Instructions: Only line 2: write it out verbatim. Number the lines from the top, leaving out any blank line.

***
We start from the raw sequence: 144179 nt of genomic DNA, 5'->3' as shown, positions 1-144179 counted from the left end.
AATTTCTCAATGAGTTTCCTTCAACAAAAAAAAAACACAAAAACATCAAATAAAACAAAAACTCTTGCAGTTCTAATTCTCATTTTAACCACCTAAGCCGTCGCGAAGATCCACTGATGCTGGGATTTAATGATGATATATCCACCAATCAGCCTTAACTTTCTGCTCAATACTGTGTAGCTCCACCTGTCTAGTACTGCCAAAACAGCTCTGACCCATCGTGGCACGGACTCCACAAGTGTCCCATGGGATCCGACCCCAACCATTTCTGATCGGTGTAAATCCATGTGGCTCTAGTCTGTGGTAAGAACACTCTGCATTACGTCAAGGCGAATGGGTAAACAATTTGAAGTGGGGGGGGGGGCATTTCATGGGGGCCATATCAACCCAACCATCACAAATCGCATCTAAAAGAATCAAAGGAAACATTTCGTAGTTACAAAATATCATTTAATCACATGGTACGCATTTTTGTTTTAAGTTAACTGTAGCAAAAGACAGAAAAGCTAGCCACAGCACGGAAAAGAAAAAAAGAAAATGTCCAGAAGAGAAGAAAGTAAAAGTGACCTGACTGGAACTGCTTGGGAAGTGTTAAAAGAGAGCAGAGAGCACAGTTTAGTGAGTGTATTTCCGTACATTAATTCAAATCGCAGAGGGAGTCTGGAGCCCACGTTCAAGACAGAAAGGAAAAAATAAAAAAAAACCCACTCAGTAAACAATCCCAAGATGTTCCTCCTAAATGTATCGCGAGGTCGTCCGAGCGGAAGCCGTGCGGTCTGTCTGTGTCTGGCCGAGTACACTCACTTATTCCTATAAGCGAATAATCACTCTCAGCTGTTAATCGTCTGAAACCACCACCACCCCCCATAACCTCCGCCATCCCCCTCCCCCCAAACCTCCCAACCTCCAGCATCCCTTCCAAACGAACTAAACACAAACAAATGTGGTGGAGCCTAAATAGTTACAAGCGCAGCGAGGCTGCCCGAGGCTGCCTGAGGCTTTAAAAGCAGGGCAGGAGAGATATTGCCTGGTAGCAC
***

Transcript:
AATTTCTCAATGAGTTTCCTTCAACAAAAAAAAAACACAAAAACATCAAATAAAACAAAAACTCTTGCAGTTCTAATTCTCATTTTAACCACCTAAGCCGTCGCGAAGATCCACTGATGCTGGGATTTAATGATGATATATCCACCAATCAGCCTTAACTTTCTGCTCAATACTGTGTAGCTCCACCTGTCTAGTACTGCCAAAACAGCTCTGACCCATCGTGGCACGGACTCCACAAGTGTCCCATGGGATCCGACCCCAACCATTTCTGATCGGTGTAAATCCATGTGGCTCTAGTCTGTGGTAAGAACACTCTGCATTACGTCAAGGCGAATGGGTAAACAATTTGAAGTGGGGGGGGGGGCATTTCATGGGGGCCATATCAACCCAACCATCACAAATCGCATCTAAAAGAATCAAAGGAAACATTTCGTAGTTACAAAATATCATTTAATCACATGGTACGCATTTTTGTTTTAAGTTAACTGTAGCAAAAGACAGAAAAGCTAGCCACAGCACGGAAAAGAAAAAAAGAAAATGTCCAGAAGAGAAGAAAGTAAAAGTGACCTGACTGGAACTGCTTGGGAAGTGTTAAAAGAGAGCAGAGAGCACAGTTTAGTGAGTGTATTTCCGTACATTAATTCAAATCGCAGAGGGAGTCTGGAGCCCACGTTCAAGACAGAAAGGAAAAAATAAAAAAAAACCCACTCAGTAAACAATCCCAAGATGTTCCTCCTAAATGTATCGCGAGGTCGTCCGAGCGGAAGCCGTGCGGTCTGTCTGTGTCTGGCCGAGTACACTCACTTATTCCTATAAGCGAATAATCACTCTCAGCTGTTAATCGTCTGAAACCACCACCACCCCCCATAACCTCCGCCATCCCCCTCCCCCCAAACCTCCCAACCTCCAGCATCCCTTCCAAACGAACTAAACACAAACAAATGTGGTGGAGCCTAAATAGTTACAAGCGCAGCGAGGCTGCCCGAGGCTGCCTGAGGCTTTAAAAGCAGGGCAGGAGAGATATTGCCTGGTAGCAC